A primary reason for the discarding of pets (to animal shelters or simply dumping them far from home) is that owners are NOT prepared to meet their pets basic physical and social needs. That lacking has resulted in aberrant/neurotic behavior patterns in their dog/cat/bird.

This is clearly evident in your own neighborhood - the dog that barks incessantly, the owner fined repeatedly, and is faced with the decision to either keep the animal inside (to avoid reprisal) or discard it. These are the same owners that open the door to let Fido or Fifi (cat) out, without regard to rules. In urban centers, these are the owners who ONLY walk their dog far enough to piss/defecate on someone else's property.

Most the abandoned cats aren't neutered/spayed - they're females that are litter-making machines or they are males that are spraying up the house/yard or neighborhood. The ones that are 'fixed' and discarded often have neurotic tendencies (clawing furniture, disturbing owners sleep, or defecating outside the litterbox).

Pet birds that are given away also tend to be highly neurotic; their owners had no idea that their parrots were labor-intensive. By the time they are discarded, they have taken on offensive habits and probably are also 'self harming' (pulling out feathers).

All pets are social animals that (1) require socialization/daily interaction OUTSIDE of simple feeding and waste elimination activity, and need neutral discipline to curb unhealthy habits, (2) dietary needs to be met, (3) they need daily physical exercise, and (4) regular medical care (vaccines/exams).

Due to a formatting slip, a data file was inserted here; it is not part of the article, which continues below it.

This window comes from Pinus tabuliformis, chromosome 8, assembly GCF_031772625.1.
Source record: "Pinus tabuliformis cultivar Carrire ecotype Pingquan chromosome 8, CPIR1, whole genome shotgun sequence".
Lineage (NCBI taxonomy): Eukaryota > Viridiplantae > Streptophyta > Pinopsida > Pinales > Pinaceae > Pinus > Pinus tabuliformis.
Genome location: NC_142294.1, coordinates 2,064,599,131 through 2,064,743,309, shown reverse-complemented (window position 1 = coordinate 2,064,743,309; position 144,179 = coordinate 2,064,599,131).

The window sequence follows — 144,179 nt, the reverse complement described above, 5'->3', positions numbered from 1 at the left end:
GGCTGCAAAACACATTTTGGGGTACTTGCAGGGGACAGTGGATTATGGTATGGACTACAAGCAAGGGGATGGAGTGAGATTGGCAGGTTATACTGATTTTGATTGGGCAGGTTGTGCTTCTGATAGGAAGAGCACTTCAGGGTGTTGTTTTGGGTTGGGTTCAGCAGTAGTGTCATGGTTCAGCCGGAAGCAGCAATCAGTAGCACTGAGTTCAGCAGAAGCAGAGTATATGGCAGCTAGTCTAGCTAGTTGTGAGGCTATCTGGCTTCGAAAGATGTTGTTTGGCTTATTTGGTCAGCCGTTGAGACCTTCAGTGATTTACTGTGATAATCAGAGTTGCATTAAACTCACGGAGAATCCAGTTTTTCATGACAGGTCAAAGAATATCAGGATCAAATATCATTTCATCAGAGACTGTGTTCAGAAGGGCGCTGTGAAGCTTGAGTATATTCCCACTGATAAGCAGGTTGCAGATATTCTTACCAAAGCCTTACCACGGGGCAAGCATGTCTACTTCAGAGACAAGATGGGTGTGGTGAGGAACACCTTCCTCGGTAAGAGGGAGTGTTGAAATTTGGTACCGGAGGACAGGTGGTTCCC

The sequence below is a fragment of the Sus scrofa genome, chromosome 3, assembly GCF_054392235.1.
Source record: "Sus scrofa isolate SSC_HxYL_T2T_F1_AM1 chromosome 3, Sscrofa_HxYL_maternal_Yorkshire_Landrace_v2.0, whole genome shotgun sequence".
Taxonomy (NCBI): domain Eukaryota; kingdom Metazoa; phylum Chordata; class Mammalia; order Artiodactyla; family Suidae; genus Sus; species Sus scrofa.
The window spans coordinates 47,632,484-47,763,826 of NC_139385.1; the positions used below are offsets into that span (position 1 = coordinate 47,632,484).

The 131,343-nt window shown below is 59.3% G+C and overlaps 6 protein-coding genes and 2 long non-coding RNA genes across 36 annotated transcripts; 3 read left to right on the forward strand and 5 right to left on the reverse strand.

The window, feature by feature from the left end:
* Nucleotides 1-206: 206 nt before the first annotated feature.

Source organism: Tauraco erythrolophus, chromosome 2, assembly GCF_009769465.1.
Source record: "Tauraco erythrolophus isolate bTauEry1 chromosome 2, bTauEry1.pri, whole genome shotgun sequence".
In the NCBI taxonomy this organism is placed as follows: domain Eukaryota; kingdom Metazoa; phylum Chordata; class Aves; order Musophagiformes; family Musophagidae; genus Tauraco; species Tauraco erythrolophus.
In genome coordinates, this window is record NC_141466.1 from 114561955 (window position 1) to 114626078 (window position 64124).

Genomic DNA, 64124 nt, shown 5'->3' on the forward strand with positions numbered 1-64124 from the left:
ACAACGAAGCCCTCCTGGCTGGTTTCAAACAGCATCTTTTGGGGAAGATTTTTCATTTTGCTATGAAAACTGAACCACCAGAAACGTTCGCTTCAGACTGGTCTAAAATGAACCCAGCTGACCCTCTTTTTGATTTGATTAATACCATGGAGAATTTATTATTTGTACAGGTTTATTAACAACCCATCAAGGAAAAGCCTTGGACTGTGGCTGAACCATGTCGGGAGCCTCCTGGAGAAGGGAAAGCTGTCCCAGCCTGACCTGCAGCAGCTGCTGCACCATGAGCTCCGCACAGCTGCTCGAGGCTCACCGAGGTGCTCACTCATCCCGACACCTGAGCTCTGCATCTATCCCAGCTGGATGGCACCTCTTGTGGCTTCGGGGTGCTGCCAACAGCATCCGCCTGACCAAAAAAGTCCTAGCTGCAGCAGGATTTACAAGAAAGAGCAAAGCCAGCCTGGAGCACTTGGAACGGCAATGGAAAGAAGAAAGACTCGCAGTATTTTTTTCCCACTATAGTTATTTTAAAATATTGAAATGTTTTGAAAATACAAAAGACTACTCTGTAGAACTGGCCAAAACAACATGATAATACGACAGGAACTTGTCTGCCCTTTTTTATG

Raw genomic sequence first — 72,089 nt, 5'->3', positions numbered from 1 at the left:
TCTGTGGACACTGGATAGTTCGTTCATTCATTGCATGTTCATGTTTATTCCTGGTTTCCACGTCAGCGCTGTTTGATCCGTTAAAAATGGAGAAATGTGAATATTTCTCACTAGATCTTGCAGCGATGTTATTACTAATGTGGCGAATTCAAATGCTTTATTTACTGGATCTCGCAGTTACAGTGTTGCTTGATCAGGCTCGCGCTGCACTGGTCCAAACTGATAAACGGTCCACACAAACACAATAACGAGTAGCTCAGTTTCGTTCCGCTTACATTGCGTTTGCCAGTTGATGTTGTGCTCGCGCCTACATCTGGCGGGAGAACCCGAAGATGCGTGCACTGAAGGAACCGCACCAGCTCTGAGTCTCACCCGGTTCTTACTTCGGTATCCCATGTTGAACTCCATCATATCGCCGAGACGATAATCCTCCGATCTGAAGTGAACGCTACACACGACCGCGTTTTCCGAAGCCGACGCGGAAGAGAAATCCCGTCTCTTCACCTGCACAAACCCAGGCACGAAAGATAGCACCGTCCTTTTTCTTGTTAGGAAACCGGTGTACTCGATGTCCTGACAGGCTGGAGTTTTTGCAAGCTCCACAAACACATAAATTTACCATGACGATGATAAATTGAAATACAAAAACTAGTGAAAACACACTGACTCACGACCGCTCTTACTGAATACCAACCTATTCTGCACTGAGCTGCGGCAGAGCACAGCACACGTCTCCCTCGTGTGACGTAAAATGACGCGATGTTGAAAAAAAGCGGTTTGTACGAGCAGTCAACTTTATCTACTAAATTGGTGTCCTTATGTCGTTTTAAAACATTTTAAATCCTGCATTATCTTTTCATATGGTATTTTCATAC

Sedentary animals that lack regular physical activity and engagement *with their owner* (not just put out in a yard), are largely ignored, fed cheap foods with questionable nutritional content, and haven't been properly trained/socialized. They quickly become neurotic and hyper-active and aggressive.

If the idiot owner determines that the pet is 'bored', they may purchase pet #2, to provide companionship to their neurotic pet. All this does is quickly pass on bad habits to the second pet.

I have seen households of 3-4 dogs, all of whom are neurotic. Who would have thought that most cities/towns had to institute ordinances to curb the number of pets per home?? But that is the case, and it's widespread.

Because pet ownership has followed the trend of conspicuous consumption, we have many people purchasing pets who should NEVER own one - they have neither the discipline nor the time to devote to proper pet rearing and daily pet care.

And so we have significant pet overpopulation, animal attacks on humans causing one fifth of all emergency room visits, domestic animal pollution in urban environments (and now in streams that flow within these areas, across the US), emerging viral and bacterial infections in our pets, and a pressing pet discard problem...

All of that burden is passed on to the rest of us to resolve.